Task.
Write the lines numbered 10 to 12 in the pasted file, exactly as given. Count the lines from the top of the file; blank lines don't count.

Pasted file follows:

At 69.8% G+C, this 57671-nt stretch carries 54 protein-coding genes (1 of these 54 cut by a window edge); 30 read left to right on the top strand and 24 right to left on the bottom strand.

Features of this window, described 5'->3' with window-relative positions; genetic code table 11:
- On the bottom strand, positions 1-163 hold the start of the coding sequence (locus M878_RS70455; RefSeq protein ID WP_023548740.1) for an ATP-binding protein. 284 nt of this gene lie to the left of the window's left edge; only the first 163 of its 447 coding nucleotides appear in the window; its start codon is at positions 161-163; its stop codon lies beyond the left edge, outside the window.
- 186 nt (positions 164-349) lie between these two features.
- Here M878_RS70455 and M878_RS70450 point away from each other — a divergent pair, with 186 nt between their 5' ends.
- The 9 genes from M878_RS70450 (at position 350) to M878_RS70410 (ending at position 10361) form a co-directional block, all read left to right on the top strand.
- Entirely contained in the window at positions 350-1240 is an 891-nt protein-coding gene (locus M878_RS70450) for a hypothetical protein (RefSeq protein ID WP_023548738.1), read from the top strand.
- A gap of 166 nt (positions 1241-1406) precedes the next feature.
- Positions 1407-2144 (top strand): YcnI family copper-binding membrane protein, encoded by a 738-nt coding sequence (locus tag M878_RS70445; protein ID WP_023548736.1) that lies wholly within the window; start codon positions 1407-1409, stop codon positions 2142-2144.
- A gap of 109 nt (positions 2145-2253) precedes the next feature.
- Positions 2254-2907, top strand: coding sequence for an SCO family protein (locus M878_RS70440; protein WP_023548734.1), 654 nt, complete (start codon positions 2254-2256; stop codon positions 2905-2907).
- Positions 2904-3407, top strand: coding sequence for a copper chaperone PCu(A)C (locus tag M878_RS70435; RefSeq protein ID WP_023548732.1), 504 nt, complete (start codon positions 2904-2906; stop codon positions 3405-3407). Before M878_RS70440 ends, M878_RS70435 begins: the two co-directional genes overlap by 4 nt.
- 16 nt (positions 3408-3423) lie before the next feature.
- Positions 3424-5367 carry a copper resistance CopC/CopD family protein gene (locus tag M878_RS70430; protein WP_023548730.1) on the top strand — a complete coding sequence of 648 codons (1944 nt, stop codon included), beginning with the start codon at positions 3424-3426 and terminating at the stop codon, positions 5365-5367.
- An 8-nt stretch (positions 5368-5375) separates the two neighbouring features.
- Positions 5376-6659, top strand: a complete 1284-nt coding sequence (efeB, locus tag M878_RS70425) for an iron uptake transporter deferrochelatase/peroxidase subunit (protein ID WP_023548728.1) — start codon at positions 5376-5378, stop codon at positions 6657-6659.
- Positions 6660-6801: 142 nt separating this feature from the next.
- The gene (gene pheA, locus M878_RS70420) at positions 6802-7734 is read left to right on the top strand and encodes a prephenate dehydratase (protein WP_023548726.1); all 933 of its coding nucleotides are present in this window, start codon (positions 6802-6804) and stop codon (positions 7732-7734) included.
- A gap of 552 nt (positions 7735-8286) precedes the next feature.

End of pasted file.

- A gap of 109 nt (positions 2145-2253) precedes the next feature.
- Positions 2254-2907, top strand: coding sequence for an SCO family protein (locus M878_RS70440; protein WP_023548734.1), 654 nt, complete (start codon positions 2254-2256; stop codon positions 2905-2907).
- Positions 2904-3407, top strand: coding sequence for a copper chaperone PCu(A)C (locus tag M878_RS70435; RefSeq protein ID WP_023548732.1), 504 nt, complete (start codon positions 2904-2906; stop codon positions 3405-3407). Before M878_RS70440 ends, M878_RS70435 begins: the two co-directional genes overlap by 4 nt.